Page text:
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Montevideo, September 27th 2021 - 21:51 UTC

 

 

OECD's May report foresees 5.8% growth for 2021

Tuesday, June 22nd 2021 - 09:33 UTC
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Of the economies surveyed by the OECD, Argentina is the one that ranks last. Of the economies surveyed by the OECD, Argentina is the one that ranks last.

The world's economy is forecast to grow 5.8% in 2021, according to the Organization for Economic Cooperation and Development (OECD), “Economic prospects: an unusual recovery. Navigating towards the transition,” it has been announced.

The new report, which analyses data up to Mayo this year, would show a significant improvement from projections made in December 2020, which estimated it at 4.2%.

This review is in line with other international organizations, which advances of vaccination and the strong growth that the United States would record as a result of the “enormous fiscal stimulus” set in place.

For 2022, global growth would be around 4.4%. Despite the improvement, the 2021-2022 performance will not be enough to recover what the crisis has taken away when focused from the GDP per capita prior to the outbreak of the pandemic.

In the case of Brazil, which grew 1.2% in the first quarter in seasonally adjusted terms and reached the level of prepandemic GDP, an annual expansion of 3.7% is projected for 2021 and 2.5% for 2022. But the GDP per capita will be lower than in 2019, at least until the last stretch of 2022.

Argentina's recent performance has not been enough to make up for what was lost during 2020 and GDP is close to 4% below prepandemic levels. With a GDP growth outlook of 6.1% and 1.8% for the next biennium, it would take five years for GDP per capita to reach that threshold. In fact, of the economies surveyed by the OECD, Argentina is the one that ranks last from this angle.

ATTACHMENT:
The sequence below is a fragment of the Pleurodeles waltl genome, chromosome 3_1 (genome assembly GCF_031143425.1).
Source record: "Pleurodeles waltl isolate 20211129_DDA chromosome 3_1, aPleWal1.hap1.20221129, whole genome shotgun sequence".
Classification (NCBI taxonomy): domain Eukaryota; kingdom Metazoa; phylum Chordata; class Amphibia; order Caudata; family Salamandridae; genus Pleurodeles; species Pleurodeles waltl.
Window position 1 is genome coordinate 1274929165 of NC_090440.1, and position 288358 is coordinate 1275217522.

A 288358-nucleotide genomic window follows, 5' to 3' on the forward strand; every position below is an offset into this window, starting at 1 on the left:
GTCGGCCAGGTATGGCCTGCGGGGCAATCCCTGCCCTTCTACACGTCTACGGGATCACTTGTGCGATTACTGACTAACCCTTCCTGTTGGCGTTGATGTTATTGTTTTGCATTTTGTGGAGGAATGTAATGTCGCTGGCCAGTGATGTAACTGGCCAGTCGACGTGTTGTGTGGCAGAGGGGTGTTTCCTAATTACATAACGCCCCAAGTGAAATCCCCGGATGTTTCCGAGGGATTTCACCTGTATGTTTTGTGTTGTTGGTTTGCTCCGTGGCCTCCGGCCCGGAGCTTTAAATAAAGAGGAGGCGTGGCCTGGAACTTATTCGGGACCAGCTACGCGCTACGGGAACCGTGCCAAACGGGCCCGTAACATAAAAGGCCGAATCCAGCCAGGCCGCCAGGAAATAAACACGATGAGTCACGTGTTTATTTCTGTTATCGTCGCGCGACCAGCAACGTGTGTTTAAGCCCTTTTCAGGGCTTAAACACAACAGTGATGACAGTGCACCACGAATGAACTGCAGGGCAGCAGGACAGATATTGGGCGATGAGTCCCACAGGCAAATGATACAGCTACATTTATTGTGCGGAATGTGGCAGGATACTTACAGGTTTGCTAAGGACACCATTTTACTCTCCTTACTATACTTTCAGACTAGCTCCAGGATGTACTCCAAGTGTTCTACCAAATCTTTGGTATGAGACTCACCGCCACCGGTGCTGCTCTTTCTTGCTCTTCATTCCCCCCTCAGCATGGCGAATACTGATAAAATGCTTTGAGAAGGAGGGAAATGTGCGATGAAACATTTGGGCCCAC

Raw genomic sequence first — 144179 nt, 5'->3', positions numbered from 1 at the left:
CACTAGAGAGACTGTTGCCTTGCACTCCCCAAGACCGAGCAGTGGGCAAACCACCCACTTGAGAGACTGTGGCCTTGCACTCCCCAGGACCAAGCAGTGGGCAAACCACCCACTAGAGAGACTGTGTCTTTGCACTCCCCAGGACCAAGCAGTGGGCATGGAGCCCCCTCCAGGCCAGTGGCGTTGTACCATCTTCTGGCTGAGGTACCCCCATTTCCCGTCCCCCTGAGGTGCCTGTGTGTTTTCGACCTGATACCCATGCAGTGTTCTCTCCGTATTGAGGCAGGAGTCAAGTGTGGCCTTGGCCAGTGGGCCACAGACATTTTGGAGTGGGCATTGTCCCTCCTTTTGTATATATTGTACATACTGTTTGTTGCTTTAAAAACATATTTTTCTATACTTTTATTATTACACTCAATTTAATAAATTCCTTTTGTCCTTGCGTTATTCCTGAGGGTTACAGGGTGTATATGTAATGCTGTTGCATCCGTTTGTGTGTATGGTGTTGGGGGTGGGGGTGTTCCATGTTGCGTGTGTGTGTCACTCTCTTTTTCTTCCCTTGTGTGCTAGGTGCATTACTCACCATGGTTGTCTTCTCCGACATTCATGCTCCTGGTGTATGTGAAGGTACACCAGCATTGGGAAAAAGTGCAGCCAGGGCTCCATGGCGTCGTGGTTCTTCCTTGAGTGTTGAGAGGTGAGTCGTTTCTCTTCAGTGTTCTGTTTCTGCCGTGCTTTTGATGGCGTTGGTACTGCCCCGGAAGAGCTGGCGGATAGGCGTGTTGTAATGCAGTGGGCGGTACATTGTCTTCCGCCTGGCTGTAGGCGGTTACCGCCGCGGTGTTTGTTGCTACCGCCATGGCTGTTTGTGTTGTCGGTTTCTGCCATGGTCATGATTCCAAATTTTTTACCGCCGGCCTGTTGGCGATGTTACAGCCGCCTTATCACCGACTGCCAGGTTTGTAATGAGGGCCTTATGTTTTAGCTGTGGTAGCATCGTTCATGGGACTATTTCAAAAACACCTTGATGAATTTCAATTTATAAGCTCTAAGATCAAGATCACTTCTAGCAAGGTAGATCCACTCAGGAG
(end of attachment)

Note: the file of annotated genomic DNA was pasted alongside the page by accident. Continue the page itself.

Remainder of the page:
Moreover, inflation in the United States has become a significant piece of information, something unthinkable in 2019 or before and a monthly increase of 0.6% for the consumer price index (CPI) during the month of May became worthwhile noticing to OECD, since it placed yoy inflation at around 5%, above market expectations. In August 2008, the 12-month inflation reached 5.4%.

Regarding the core of prices, whose evolution reflects the underlying inflationary pressures -inasmuch as it excludes the most volatile prices-, the increase was 0.7% per month and 3.8% in relation to the same month of the previous year.

Interannual comparisons show in every item the effects of the pandemic and the measures widely deployed to curb infections, which has led to two months of high inflation by US standards and above the 2% annual target established by the Federal Reserve, which measures not CPI, but personal consumption expenditure (PCE) rather.

Analysts still debate whether this is a transition process or a phenomenon set to have a stronger impact over time in a discussion that leaves scholar settings and hits political arenas with debates concverning support to reactivate the economy and strengthen social protection.

The recent increase in prices is interpreted by Republicans as an the consequence of unwise moves by the administration of Prersident Joseph Biden. Kevin Cramer, a Republican senator and a member of the Senate's Banking Committee, said this “should have a sobering effect on anyone who insists on thinking that somehow the country needs more stimulus, or that the country needs more free money.”

In this scenario, the Federal Reserve meeting for the month of June will take place. FR head Jerome Powell's stance on these issues is highly awaited to shed some little light on the progress of monetary policy in the coming months, something that will affect exchange rates and other indexes, especially in emerging economies.

Tags: OECD.

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